In the October issue of the Harvard Business Review, Venkat Ramaswamy and Francis Gouillart explore an interesting thesis regarding how to build what they term the Co-Creative Enterprise in their article entitled “Building the Co-Creative Enterprise.” They suggest that instead of simply paying lip service to the idea of involving stakeholders in the design of products, services, and business processes, companies need to truly involve them in the process. This idea in itself is not new or ground breaking. However, the authors go a little further by explaining and observing in their own consulting work, that the stakeholder won’t fully participate in the co-creative process unless they are given a way to generate value for themselves. So even though the explicit objective is to improve the customer experience, Ramaswamy and Gouillart explain that, “generating new experiences for end customers often requires designing better experiences for internal players, a fact frequently overlooked in conventional process analysis.” To put it more bluntly, it might be time to start listening to the seemingly selfish gripesof your employees if you want to improve your business processes.
The authors go on to give several great examples from their own work. In one example they describe how the key to an improved insurance sales process involved taking into consideration the “junior advisors’ desire for career advancement.” As the authors point out, this is not something that traditionally gets considered in classic process design where the problem would normally be addressed by asking, “How should we redesign the steps …to minimize cost and time …while meeting the requirements of the customer.” Thinking about the career aspirations of a junior advisor position would definitely not enter into this classic Six Sigma stance on how to redesign a business process before automating it in bpm software or workflow software. However, in this case, listening to this perspective yielded dramatic results.
In another great example the author’s talk about an Indian call center that really looked deeply at the perspective of the call center employees and decided that by letting the employees apply in groups with their friends, the needs of the agents would be better met. This is definitely what I would call radical business process redesign! Taking into account the needs of the call center agents to the extent that they encouraged groups of friends to apply together for positions that they then managed together – that is avant guard without a doubt. The interesting point here is that this call center turned on its head the concept of thinking first and foremost about the customer. In this case by looking first at the point of view of a key stakeholder, the company eventually provided a better experience for the customer.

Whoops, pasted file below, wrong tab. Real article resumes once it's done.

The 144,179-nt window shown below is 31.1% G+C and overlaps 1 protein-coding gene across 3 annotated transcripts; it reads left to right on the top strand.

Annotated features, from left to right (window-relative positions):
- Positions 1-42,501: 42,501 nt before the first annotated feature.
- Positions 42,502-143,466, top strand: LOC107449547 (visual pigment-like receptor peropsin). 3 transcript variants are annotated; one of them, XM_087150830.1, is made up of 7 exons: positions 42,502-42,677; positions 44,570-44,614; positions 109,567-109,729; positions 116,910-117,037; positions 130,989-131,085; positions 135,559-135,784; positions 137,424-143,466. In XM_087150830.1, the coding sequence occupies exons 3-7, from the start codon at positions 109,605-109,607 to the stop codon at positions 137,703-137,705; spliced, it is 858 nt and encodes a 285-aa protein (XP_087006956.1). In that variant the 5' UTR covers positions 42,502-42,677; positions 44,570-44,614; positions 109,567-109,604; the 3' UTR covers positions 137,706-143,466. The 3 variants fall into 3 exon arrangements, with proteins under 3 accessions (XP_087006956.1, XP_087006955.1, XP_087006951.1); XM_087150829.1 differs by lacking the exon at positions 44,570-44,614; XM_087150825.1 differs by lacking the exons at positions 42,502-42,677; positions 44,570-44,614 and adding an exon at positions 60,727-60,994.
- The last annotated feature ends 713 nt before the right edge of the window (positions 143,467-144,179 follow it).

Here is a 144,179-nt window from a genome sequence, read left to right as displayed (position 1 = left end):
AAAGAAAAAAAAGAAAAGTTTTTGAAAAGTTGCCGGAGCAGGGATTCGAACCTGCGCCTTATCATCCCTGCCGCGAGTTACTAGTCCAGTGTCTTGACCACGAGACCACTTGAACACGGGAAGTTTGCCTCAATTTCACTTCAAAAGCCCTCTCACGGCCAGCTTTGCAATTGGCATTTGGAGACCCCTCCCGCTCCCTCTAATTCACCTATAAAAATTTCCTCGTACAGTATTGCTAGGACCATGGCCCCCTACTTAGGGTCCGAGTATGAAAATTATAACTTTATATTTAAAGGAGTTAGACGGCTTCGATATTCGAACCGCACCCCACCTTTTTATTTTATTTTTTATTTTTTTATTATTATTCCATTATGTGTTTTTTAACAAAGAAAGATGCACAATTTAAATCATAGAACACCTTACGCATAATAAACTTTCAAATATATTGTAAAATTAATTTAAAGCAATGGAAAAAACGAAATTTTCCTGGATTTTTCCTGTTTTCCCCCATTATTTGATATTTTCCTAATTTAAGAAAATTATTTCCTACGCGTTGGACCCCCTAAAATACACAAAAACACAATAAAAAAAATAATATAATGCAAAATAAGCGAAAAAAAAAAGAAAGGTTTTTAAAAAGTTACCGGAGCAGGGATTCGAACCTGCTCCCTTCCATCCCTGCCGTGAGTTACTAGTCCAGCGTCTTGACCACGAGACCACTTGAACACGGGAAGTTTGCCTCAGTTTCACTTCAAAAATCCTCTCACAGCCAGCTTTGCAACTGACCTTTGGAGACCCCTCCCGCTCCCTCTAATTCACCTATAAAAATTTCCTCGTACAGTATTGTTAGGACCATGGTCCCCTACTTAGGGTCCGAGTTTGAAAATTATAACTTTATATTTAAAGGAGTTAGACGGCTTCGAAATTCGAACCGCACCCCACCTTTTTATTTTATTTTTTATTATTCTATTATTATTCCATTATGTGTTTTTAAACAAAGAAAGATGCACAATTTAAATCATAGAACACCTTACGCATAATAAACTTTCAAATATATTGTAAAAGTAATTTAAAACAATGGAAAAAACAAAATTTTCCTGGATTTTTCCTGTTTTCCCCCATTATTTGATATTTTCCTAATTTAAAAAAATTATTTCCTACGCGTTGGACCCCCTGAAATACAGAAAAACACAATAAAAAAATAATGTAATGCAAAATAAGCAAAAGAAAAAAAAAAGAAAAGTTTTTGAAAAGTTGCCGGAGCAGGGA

I think that the authors might want to look at the work of the French philosopher Jaques Derrida and the concepts of deconstructionism that he popularized. Deconstructionism tries to demonstrate that any text is not a discrete whole that can be interpreted by a given absolute point of view but rather contains multiple irreconcilable and contradictory meanings. In other words, any given text has more than one interpretation and more than one reality. Ramaswamy and Gouillart are simply expanding this from “text” to “enterprise?” And isn’t the idea of the C0-Creative Enteprise just that? – A validation of the multiplicity of perspectives and interests that make up any product, service, or business process? I believe it is, and I think that the Co-Creative Enterprise will yield even greater fruits than what Ramaswamy and Gouillart have been able to achieve in their writing and consulting, if we understand this fact from the very beginning. It isn’t that we are necessarily looking for disgruntled employees in order to try to figure out how to improve a business process, but we do have to recognize that there is no such thing as “enterprise” and “customer.” A customer (of which there are many) interacts with employees, people, teenagers, aspiring managers, single moms, moonlighting artists, etc (and these perspectives make up the enterprise).
As with Deconstructionism, the author’s are challenging the idea that business process reengineering should assume that there is a single truth, i.e. that of cost and the customer, and recognize that there are a diversity of perspectives that create the reality behind how today’s products, services, and business processes are delivered.
Perhaps Faulkner‘s As I Lay Dying should become required reading in business schools for business process management and business process reengineering coursework? This American classic from the 1930s is a truly seminal work in deconstructionist literature and clearly throws into question the idea of an objective view of any narrative. For those of you that haven’t read it, this great American novel is a “single” story told by 15 different narators about how a family tries to honor the dying wish of Addie Bundren to be burried in the town of Jefferson, Mississippi. What it teaches us, however, is that there is no single story that is the true story.
So, just think about this, the next time you try and analyze a business process in your company. After all, a business process is simply a narrative, or a text as Derrida would say – one where we cannot take for granted that there is no supreme or correct point of view or objective reality. And as Ramaswamy and Gouillart demonstrate, by questioning the existince of a single process point of view, we may just end up delivering what we are seeking- better service, lower costs, and happier customers.